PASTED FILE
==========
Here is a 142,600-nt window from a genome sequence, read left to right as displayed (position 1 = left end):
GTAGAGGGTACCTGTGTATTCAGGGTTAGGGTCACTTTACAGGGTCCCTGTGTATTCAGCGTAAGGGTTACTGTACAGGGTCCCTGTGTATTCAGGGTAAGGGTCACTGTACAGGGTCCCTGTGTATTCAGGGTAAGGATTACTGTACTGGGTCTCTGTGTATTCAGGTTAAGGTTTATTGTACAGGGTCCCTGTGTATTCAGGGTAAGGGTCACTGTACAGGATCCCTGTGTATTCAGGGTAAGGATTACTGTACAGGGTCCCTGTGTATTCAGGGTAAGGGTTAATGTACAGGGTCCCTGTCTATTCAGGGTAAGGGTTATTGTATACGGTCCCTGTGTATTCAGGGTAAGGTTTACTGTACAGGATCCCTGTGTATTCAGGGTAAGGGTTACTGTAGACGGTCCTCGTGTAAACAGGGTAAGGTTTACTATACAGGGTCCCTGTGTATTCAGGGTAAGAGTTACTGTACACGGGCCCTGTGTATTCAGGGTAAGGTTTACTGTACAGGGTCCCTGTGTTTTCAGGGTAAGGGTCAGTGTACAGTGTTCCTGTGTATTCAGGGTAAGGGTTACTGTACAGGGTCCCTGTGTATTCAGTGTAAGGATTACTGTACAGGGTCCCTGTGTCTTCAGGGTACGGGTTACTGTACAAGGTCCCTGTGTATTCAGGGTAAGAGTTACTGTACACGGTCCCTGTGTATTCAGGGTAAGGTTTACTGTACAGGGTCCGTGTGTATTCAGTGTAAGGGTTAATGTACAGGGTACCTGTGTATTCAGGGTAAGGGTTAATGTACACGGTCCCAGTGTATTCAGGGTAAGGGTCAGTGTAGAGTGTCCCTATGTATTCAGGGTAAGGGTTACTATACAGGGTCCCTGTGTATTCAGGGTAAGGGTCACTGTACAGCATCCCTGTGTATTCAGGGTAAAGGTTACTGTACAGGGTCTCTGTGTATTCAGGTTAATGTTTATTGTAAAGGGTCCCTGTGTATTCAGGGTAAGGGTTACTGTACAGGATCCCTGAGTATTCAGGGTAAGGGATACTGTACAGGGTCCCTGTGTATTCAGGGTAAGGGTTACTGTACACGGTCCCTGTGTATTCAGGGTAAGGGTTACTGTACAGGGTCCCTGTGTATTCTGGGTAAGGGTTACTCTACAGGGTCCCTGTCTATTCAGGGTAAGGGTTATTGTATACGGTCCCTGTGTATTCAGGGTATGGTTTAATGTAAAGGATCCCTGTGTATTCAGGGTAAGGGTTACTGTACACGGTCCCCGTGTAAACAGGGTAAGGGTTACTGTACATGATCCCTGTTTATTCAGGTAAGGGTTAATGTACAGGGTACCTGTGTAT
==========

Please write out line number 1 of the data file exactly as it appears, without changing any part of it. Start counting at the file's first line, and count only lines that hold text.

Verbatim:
Here is a 142,600-nt window from a genome sequence, read left to right as displayed (position 1 = left end):